Studies of posttraumatic stress disorder (PTSD) report volume abnormalities in multiple regions of the cerebral cortex. However, findings for many regions, particularly regions outside commonly studied emotion-related prefrontal, insular, and limbic regions, are inconsistent and tentative. Also, few studies address the possibility that PTSD abnormalities may be confounded by comorbid depression. A mega-analysis investigating all cortical regions in a large sample of PTSD and control subjects can potentially provide new insight into these issues. Given this perspective, our group aggregated regional volumes data of 68 cortical regions across both hemispheres from 1379 PTSD patients to 2192 controls without PTSD after data were processed by 32 international laboratories using ENIGMA standardized procedures. We examined whether regional cortical volumes were different in PTSD vs. controls, were associated with posttraumatic stress symptom (PTSS) severity, or were affected by comorbid depression. Volumes of left and right lateral orbitofrontal gyri (LOFG), left superior temporal gyrus, and right insular, lingual and superior parietal gyri were significantly smaller, on average, in PTSD patients than controls (standardized coefficients = −0.111 to −0.068, FDR corrected P values < 0.039) and were significantly negatively correlated with PTSS severity. After adjusting for depression symptoms, the PTSD findings in left and right LOFG remained significant. These findings indicate that cortical volumes in PTSD patients are smaller in prefrontal regulatory regions, as well as in broader emotion and sensory processing cortical regions.
|Original language||English (US)|
|Number of pages||13|
|Early online date||Dec 7 2020|
|State||Published - Aug 2021|
Bibliographical noteFunding Information:
Acknowledgements The individual cohorts were supported by following grants: 1R21MH102634, 5U01AA021681-08, Academic Medical Center Research Council (110614), Anonymous Women’s Health Fund, Barlow Family Fund, BOF 01J05415, CDMRP W81XWH-08–2–0038, Center for Brain and Behavior Research Pilot Grant, CX001600 VA CDA, Dana Foundation, DoD W81XWH08-2-0159, DoD W81XWH-10-1-0925, DoD W81XWH-12-2-0012, F32MH109274, German Research Foundation (DA 1222/4-1 and WA 1539/8-2), German Research Society (Deutsche For-schungsgemeinschaft, DFG; SFB/TRR 58: C06, C07), HD071982, HD085850, K01MH118428, K23MH090366-01, K24DA028773, K24MH71434, K99NS096116, Kasparian Fund, L30MH114379, M01RR00039, MH071537, MH098212, MH101380, MJFF 14848, NARSAD-Young Investigator Grant, National Institute of Child Health and Human Development (P30-HD003352), NCATS (CTSA)-Yale Center for Clinical Investigation, The Netherlands Organization for Health Research and Development (40-00812-98-10041), NHMRC Program Grant (1073041), NIAAA (P50)-Center for the Translational Neuroscience in Alcohol, P30HD003352, P41EB015922, R01AA12479, R01AG059874, R01MH043454, R01MH096987, R01MH103291, R01MH105355, R01MH105535, R01MH110483, R01MH111671, R01MH116147, R01MH117601, R01MH61744,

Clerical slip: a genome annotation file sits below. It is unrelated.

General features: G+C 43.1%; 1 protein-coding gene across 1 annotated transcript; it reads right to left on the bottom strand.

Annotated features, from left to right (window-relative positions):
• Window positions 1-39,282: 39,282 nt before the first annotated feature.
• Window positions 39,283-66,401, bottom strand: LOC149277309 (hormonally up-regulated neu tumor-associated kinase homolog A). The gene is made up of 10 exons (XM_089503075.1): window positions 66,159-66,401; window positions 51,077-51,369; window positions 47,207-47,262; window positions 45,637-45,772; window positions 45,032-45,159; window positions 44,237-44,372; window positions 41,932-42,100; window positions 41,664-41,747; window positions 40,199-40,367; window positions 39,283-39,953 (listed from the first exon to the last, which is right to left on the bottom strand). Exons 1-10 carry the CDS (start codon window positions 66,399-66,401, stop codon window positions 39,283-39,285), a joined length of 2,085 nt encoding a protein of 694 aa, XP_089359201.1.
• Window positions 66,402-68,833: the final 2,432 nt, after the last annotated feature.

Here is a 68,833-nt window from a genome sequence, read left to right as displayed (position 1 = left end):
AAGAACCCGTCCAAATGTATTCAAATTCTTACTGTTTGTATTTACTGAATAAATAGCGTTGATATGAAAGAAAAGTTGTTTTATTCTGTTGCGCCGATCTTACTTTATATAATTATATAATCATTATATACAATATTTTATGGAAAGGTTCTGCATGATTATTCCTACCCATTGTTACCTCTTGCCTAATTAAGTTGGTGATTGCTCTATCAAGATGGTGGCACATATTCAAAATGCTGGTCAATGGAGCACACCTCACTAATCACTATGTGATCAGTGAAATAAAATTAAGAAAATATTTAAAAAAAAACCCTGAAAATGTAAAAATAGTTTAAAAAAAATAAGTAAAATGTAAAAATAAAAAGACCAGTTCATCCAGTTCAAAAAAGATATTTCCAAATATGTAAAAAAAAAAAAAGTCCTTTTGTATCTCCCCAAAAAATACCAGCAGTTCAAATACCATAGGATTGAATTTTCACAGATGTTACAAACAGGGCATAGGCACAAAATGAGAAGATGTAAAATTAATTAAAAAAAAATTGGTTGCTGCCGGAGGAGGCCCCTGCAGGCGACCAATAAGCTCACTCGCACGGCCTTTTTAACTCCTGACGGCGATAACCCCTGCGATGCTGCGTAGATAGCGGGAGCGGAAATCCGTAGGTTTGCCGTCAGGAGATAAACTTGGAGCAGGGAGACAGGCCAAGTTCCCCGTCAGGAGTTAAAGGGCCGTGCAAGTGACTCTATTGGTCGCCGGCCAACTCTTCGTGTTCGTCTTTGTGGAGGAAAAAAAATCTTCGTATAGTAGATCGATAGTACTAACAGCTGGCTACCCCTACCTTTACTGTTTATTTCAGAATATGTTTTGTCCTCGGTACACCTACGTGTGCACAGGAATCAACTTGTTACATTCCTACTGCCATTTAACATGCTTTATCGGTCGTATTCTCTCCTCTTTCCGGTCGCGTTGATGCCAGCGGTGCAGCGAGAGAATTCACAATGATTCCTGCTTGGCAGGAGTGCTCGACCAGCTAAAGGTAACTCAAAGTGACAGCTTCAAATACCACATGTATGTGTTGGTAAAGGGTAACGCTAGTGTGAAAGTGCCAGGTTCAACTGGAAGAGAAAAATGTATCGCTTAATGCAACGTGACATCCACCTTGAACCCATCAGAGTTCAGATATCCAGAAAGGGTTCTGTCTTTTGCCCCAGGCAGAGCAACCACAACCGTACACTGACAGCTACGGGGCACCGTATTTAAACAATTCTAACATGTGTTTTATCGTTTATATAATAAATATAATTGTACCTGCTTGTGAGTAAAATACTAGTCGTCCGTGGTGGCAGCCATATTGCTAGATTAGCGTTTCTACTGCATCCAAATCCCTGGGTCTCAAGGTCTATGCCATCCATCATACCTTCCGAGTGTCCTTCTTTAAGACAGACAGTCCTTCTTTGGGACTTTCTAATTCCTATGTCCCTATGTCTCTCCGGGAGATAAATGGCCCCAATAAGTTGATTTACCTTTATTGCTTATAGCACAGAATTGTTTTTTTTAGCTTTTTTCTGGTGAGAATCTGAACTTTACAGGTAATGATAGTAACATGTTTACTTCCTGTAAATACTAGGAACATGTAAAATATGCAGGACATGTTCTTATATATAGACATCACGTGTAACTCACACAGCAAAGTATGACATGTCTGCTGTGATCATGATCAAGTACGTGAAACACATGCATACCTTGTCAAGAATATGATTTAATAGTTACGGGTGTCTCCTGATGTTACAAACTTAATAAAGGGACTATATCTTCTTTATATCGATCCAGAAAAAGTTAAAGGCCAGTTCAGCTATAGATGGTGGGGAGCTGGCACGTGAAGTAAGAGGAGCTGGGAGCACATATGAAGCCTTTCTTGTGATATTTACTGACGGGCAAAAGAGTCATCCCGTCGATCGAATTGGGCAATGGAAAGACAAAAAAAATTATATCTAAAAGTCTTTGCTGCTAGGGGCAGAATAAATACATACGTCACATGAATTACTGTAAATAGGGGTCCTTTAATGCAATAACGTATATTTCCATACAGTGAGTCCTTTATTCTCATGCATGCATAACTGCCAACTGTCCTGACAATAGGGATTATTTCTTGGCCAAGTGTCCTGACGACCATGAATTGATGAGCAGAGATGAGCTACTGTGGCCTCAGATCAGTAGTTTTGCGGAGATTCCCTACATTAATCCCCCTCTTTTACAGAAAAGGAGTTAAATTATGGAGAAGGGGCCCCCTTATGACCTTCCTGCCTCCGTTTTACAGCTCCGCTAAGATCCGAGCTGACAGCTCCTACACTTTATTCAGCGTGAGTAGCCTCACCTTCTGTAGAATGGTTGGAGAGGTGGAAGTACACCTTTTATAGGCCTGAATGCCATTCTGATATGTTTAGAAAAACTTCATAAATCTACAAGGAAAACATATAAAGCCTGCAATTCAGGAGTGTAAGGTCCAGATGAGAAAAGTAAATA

R01MH63407, R21MH097196, R21MH098198, R21MH112956, R56AG058854, South African Medical Research Council, South Dakota Governor’s Research Center Grant, T32MH018931, Trauma Scholars Fund, U54EB020403, UCI-LBVA Biumvirate Grant, UL1TR000153, UL1TR000454, The University of Wisconsin Institute for Clinical and Translational Research, VA CSR&D 1IK2CX001680, VA Merit Review Program, VA National Center for PTSD, VA RR&D1IK2RX000709, VA RR&D1K1RX002325, VA RR&D1K2RX002922, VA RR&DI01RX000622, VISN6 MIRECC.
Conflict of interest Dr CGA has served as a consultant, speaker and/or on advisory boards for FSV7, Lundbeck, Psilocybin Labs, Genentech and Janssen, and editor of Chronic Stress for Sage Publications, Inc.; he has filed a patent for using mTOR inhibitors to augment the effects of antidepressants (filed on August 20, 2018). Dr RJD is the founder and president of, and serves on the board of directors for, the non-profit organization Healthy Minds Innovations, Inc. Dr NJ received partial research support from Biogen, Inc. (Boston, USA) for research unrelated to the content of this paper. Dr JHK is a consultant for AbbVie, Inc., Amgen, Astellas Pharma Global Development, Inc., AstraZeneca Pharmaceuticals, Biomedisyn Corporation, Bristol-Myers Squibb, Eli Lilly and Company, Euthymics Bioscience, Inc., Neurovance, Inc., FORUM Pharmaceuticals, Janssen Research & Development, Lundbeck Research USA, Novartis Pharma AG, Otsuka America Pharmaceutical, Inc., Sage Therapeutics, Inc., Sunovion Pharmaceuticals, Inc., and Takeda Industries; is on the Scientific Advisory Board for Lohocla Research Corporation, Mnemosyne Pharmaceuticals, Inc., Naurex, Inc., and Pfizer; is a stockholder in Biohaven Pharmaceuticals; holds stock options in Mnemosyne Pharmaceuticals, Inc.; holds patents for Dopamine and Noradrenergic Reuptake Inhibitors in Treatment of Schizophrenia, US Patent No. 5,447,948 (issued September 5, 1995), and Glutamate Modulating Agents in the Treatment of Mental Disorders, U.S. Patent No. 8,778,979 (issued July 15, 2014); filed a patent for Intranasal Administration of Ketamine to Treat Depression. U.S. Application No. 14/197,767 (filed on March 5, 2014); filed US application or Patent Cooperation Treaty international application No. 14/306,382 (filed on June 17, 2014); and filed a patent for using mTOR inhibitors to augment the effects of antidepressants (filed on August 20, 2018). Dr PMT received partial research support from Biogen, Inc. (Boston, USA) for research unrelated to the topic of this paper. No other authors reported conflicts of interest.
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